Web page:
(CNN) - Nick Vallelonga, the Golden Globe-winning writer of the critically acclaimed drama "Green Book," has apologized for a 2015 tweet containing a false, Islamophobic statement.
In the tweet, sent to then-candidate Donald Trump, Vallelonga claimed he saw "Muslims in Jersey City cheering" when the World Trade Center towers collapsed in the 9/11 terrorist attacks. Vallelonga's Twitter account was deleted after the tweet resurfaced this week.
"I want to apologize. I spent my life trying to bring this story of overcoming differences and finding common ground to the screen, and I am incredibly sorry to everyone associated with 'Green Book,'" Vallelonga said in a statement Thursday via a representative. "I especially deeply apologize to the brilliant and kind Mahershala Ali, and all members of the Muslim faith, for the hurt I have caused."
Ali, who stars in "Green Book" alongside Viggo Mortensen, is Muslim.
Representatives for Ali have not returned CNN's request for comment.
The movie follows the friendship between celebrated pianist Dr. Donald Shirley (Ali) and his rough-around-the-edges driver Tony Vallelonga (Mortensen).
Tony Vallelonga was Nick Vallelonga's father.
"I am also sorry to my late father who changed so much from Dr. Shirley's friendship and I promise this lesson is not lost on me," Vallelonga added. "'Green Book' is a story about love, acceptance and overcoming barriers, and I will do better."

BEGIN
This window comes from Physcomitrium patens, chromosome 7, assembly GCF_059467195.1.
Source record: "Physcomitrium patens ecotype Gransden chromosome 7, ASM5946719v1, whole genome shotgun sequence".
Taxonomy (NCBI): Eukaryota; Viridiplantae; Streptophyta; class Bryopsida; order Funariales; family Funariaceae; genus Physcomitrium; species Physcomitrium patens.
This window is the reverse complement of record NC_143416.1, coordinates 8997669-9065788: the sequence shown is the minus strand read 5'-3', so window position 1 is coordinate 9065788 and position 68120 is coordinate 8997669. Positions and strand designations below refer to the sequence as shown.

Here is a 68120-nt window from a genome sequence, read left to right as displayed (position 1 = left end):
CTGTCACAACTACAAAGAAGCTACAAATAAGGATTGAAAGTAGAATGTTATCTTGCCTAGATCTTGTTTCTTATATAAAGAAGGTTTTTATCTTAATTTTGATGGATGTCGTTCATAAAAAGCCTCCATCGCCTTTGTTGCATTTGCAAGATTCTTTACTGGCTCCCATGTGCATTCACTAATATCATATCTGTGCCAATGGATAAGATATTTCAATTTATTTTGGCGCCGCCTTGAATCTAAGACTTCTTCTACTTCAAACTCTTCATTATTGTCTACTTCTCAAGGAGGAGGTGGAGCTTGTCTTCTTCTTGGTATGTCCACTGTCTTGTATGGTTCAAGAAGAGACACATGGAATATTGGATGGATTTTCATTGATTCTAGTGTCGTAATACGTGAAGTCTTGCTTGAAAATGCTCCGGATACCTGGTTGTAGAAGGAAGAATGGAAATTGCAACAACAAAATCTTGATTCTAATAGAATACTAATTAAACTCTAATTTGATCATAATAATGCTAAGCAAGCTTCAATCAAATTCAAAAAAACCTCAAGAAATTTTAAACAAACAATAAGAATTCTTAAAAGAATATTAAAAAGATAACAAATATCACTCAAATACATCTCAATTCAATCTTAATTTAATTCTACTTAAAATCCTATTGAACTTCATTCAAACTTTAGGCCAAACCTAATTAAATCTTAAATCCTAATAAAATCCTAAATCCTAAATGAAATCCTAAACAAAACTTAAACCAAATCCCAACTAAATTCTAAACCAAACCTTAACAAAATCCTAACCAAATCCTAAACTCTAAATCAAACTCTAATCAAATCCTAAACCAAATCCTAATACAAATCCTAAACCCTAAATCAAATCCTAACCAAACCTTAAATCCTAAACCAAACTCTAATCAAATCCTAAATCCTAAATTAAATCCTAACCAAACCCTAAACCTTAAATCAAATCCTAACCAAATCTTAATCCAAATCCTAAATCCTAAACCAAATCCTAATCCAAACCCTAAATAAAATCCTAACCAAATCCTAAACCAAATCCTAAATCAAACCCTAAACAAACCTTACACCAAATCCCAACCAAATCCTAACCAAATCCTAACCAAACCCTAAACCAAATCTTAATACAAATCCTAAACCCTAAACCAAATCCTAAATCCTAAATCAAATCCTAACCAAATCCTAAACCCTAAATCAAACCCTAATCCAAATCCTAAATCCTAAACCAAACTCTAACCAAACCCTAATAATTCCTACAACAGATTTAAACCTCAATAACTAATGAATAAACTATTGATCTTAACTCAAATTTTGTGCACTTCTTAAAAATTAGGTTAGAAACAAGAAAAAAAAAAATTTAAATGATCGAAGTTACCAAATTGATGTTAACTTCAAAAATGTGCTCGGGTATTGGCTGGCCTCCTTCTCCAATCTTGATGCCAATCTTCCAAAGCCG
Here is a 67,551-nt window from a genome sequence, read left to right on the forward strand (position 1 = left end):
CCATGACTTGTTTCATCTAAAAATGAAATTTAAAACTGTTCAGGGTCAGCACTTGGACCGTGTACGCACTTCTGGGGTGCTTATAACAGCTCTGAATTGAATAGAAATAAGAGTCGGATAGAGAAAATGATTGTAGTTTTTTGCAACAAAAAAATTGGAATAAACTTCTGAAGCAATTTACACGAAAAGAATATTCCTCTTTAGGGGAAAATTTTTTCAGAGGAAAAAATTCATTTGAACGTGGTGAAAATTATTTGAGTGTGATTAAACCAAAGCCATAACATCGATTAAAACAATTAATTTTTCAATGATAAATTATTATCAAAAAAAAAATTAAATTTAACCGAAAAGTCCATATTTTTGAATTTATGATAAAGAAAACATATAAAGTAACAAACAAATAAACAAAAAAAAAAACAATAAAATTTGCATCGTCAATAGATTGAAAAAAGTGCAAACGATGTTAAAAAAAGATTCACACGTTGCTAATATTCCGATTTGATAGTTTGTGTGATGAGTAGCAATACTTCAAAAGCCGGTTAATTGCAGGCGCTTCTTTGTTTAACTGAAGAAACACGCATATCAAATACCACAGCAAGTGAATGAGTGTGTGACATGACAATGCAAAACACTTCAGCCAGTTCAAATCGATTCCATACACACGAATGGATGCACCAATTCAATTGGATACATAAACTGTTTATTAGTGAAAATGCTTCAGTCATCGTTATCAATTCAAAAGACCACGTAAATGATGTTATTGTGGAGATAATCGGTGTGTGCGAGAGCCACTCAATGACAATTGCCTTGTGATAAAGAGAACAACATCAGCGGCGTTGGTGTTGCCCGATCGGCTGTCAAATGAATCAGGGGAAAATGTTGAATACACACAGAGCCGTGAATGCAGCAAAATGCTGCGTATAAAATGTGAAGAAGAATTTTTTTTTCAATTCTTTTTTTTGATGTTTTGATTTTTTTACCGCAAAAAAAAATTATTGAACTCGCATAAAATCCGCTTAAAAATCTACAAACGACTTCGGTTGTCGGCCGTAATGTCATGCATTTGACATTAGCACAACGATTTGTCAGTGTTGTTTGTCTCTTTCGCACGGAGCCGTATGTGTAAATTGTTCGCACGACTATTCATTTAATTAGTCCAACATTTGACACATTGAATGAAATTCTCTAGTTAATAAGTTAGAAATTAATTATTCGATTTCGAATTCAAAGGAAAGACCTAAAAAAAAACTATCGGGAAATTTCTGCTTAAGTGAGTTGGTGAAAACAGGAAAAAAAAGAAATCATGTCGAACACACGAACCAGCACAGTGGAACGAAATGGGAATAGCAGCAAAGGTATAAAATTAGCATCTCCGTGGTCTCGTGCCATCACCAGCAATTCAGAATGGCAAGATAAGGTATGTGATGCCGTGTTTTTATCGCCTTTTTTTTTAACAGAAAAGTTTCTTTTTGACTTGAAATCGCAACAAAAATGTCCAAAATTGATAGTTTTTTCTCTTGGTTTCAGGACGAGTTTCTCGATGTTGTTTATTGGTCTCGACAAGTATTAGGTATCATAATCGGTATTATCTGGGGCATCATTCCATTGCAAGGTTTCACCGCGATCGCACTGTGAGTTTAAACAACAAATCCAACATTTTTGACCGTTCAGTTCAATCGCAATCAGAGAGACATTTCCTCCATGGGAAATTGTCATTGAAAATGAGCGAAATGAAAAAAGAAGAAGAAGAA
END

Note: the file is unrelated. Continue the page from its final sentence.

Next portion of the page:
"Green Book" won the Golden Globe for best comedy or musical on Sunday, but its path to accolades has encountered controversy.
The film has been accused of exaggerating the pair's friendship and criticized by some of Shirley's surviving relatives.
Mortensen was also the target of ire when, during a post-screening discussion in November, he used the N-word while trying to draw a contrast between the period in which the film is set and present day. He later apologized.
And on Wednesday, "Green Book" director Peter Farrelly apologized after news articles referencing past instances of sexual misconduct, veiled at the time as attempts at humor, resurfaced.
"True. I was an idiot," Farrelly said in a statement to CNN. "I did this decades ago and I thought I was being funny and the truth is I'm embarrassed and it makes me cringe now. I'm deeply sorry."
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